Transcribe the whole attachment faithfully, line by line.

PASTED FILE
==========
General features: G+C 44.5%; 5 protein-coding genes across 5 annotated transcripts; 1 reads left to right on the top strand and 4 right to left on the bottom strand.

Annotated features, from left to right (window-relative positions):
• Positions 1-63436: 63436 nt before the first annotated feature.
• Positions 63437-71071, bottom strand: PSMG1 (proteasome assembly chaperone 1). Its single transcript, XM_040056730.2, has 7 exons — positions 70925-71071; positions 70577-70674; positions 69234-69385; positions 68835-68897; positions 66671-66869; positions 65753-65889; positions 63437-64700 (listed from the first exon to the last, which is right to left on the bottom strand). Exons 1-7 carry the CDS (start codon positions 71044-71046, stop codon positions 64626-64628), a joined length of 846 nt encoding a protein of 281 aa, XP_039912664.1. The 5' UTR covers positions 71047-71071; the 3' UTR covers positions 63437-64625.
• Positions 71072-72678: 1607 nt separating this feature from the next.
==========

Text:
General features: G+C 44.5%; 5 protein-coding genes across 5 annotated transcripts; 1 reads left to right on the top strand and 4 right to left on the bottom strand.

Annotated features, from left to right (window-relative positions):
• Positions 1-63436: 63436 nt before the first annotated feature.
• Positions 63437-71071, bottom strand: PSMG1 (proteasome assembly chaperone 1). Its single transcript, XM_040056730.2, has 7 exons — positions 70925-71071; positions 70577-70674; positions 69234-69385; positions 68835-68897; positions 66671-66869; positions 65753-65889; positions 63437-64700 (listed from the first exon to the last, which is right to left on the bottom strand). Exons 1-7 carry the CDS (start codon positions 71044-71046, stop codon positions 64626-64628), a joined length of 846 nt encoding a protein of 281 aa, XP_039912664.1. The 5' UTR covers positions 71047-71071; the 3' UTR covers positions 63437-64625.
• Positions 71072-72678: 1607 nt separating this feature from the next.